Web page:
You’ve got an extra special holiday event planned. Or a special product that is just begging to get some air time. How do you get the media—and therefore, your customers—to pay attention? Here are some tips.
Be prepared. Don’t start reaching out to the media until you have a website that clearly represents your brand, clean product photographs (photos of products you are carrying that are great gift ideas, tablescapes, etc.) and a digital media kit. Typically the media kit should include all bios (owner of shop), company info, sample brands that you carry, and photos. Have all these ready to go and available at the click of a button.
Know who your spokesperson will be. Are you camera shy? Do you freeze during interviews or fumble with words? Ideally the storeowner is the spokesperson but in certain circumstances you might want to think about someone else who is qualified: your head buyer, best salesperson, etc. This should be someone with a “fun” personality who is engaging and creative and will positively reflect your brand.
Drop everything when the phone rings. If a reporter calls you, call them back within hours, minutes if possible. The same goes for an email. Do not expect a journalist to sit around and wait for your call back; they will call someone else, probably a competitor. Be sure and let your staff know that anyone calling from the media must be treated as urgent. One of the companies we worked with lost a huge front-page opportunity because an employee took the call and never passed it on.
Build a relationship. Think about developing a relationship with the journalist you are trying to pitch, rather than just blindly reaching out. Invite them out to lunch (and be sure to pick up the tab!) to get to know them. Don’t use that hour as an opportunity to just talk about you, find out about them. Then, send a nice follow-up note thanking them for their time with a small gift from your store that shows you really listened to them/got to know them. When all else fails, send them a gift card. Think about it as a small price to pay for some great exposure down the line. Next time they’re working on a story, you’ll be front of mind.
Don’t ever try to sell the media. You aren’t trying to get them to buy anything from your store; you simply want to inform them about why your place has something special to offer. Avoid flashy sales-like buzzwords, or talking poorly about your competitors and stick to the facts (local products, specific brands that are really special/different). If your shop is exceptional, they’ll be able to see that based on the information alone.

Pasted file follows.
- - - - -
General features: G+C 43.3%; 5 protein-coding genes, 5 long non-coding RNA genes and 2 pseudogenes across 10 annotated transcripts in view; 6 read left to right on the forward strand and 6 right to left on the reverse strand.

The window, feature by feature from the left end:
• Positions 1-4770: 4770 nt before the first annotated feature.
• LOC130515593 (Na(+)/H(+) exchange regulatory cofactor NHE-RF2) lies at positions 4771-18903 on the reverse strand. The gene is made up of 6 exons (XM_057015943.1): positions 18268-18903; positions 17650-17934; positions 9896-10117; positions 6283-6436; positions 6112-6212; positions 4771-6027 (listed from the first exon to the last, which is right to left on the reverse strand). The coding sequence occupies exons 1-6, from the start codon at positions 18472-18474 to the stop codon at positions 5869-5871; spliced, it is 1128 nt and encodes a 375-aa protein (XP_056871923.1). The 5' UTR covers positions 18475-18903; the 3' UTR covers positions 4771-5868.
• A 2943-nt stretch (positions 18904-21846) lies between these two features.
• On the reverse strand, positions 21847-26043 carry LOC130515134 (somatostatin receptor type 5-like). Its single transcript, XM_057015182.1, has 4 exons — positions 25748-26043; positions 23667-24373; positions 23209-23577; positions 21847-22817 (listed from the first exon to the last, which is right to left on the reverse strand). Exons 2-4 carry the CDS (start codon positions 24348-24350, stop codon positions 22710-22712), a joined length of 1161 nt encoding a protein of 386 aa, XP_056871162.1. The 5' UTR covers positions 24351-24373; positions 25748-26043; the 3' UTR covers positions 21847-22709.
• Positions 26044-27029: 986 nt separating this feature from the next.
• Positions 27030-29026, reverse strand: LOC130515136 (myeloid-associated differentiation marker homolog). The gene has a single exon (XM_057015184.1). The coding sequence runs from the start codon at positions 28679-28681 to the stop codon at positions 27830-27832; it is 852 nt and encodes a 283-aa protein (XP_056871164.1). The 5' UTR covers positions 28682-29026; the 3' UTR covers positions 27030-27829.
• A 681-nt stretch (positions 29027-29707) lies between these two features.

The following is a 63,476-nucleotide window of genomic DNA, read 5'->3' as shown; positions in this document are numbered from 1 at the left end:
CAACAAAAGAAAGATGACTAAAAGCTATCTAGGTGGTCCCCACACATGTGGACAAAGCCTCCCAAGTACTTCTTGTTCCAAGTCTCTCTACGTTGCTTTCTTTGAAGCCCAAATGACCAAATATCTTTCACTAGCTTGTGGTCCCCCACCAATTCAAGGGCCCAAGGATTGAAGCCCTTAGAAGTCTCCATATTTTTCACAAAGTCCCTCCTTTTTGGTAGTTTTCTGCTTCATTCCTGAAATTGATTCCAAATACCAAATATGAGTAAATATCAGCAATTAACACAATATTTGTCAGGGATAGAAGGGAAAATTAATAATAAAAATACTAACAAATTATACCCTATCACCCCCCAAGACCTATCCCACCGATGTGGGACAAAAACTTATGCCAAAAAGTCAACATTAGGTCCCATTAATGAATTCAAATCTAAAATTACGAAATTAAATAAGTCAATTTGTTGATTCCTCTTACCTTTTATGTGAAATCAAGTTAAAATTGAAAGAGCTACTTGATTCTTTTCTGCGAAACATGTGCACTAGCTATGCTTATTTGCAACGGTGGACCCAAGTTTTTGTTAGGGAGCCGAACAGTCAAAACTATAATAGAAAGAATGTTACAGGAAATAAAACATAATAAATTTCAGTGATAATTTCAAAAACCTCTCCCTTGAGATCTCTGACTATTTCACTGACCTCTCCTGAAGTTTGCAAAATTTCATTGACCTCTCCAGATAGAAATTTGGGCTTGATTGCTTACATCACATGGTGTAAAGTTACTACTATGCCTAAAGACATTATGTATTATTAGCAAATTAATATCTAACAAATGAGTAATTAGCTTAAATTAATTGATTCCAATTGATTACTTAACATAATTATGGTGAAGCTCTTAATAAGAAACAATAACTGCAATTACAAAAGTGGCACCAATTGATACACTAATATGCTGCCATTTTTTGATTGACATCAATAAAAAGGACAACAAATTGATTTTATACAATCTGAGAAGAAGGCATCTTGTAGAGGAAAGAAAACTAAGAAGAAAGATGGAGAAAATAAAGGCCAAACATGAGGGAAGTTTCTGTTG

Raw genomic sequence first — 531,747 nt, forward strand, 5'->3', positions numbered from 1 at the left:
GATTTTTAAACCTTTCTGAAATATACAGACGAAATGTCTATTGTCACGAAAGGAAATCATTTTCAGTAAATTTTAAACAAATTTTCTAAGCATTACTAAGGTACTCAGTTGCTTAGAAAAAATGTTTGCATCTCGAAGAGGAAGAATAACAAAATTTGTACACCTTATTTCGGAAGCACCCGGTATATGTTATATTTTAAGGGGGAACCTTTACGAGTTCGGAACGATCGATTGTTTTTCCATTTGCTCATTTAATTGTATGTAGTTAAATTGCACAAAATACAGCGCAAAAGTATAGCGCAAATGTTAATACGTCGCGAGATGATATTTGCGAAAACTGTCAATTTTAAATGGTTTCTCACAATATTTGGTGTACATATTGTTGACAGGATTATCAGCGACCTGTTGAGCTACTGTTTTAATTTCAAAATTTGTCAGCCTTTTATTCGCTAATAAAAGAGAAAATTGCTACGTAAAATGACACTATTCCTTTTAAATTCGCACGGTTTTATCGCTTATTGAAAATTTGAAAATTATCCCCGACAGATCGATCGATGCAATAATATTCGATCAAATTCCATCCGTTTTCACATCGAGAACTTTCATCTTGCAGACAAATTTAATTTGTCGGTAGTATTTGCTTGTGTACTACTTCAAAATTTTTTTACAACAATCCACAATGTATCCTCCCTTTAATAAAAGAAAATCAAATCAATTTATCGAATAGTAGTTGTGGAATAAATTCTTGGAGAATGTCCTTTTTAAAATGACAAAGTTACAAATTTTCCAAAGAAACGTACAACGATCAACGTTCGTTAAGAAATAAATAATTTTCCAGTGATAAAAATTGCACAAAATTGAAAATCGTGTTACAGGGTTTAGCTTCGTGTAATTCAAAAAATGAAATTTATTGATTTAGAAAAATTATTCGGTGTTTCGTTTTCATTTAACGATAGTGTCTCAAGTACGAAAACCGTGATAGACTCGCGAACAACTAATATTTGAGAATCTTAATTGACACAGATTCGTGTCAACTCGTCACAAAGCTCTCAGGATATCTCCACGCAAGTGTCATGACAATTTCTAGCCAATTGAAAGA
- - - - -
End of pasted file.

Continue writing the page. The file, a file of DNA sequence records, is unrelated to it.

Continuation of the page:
Pay attention to the news and think bigger picture. In the fall, think about how you could pitch a story relevant to tailgating season. In November and December holiday gifts are everywhere. There is always something fresh and relevant for television and newspaper coverage. Could you offer “10 Budget Holiday Gift Ideas”? What about “Decorating Your Dining Room Table”? Offer to set up a great display table and decorate it right in the newsroom, or invite the media to come out to your shop for a behind-the-scenes look at some great gift ideas for the upcoming season.
Know who you are pitching. The best thing you can do is familiarize yourself with the publications or television programs you are trying to pitch. As a basic rule of thumb, they’re only going to cover topics that are relevant to their content. Don’t waste your time reaching out to publications that are too much of a stretch. If they don’t regularly cover lifestyle/features, they probably won’t start now.
Quality not quantity. Don’t waste your time blanketing every media outlet east of the Mississippi. Where are your customers hanging out? What magazines are they reading? What television shows are they watching? Is it beneficial for your products to be featured in a national magazine? If you’re located in a small town, you might be better off to focus on the local news first.
Get to the point. If you can’t sum up what you’re trying to say in three or four sentences, you are not being concise enough. Reporters barely make it past your first sentence. If you are lucky and they’re still interested, they will read on. But do not pitch a three-page exposé about your business, the history, family, future plans, etc. Keep it short and to the point. If you get a bite, the reporter will definitely ask for more information (and you already have your media kit ready to go, right?).
And finally most important of all:
Know how to pitch. When was the last time you enthusiastically tore open your junk mail? A press release that opens with the words, “For Immediate Release,” is the equivalent of “Current Resident.” This approach is basically saying “Hey, you that I didn’t even bother to look up your name—here is the same email I’m going to send 50 other people in a very formal format. I hope you’ll do a story about me.”
It’s not that the information in the release isn’t important, but adding a personal touch, the equivalent of penning a hand-written letter, helps. So go ahead and pitch but present the information in a way that could become a story, a human interest piece, rather than a business brief. Just don’t start your pitch with To Whom This May Concern.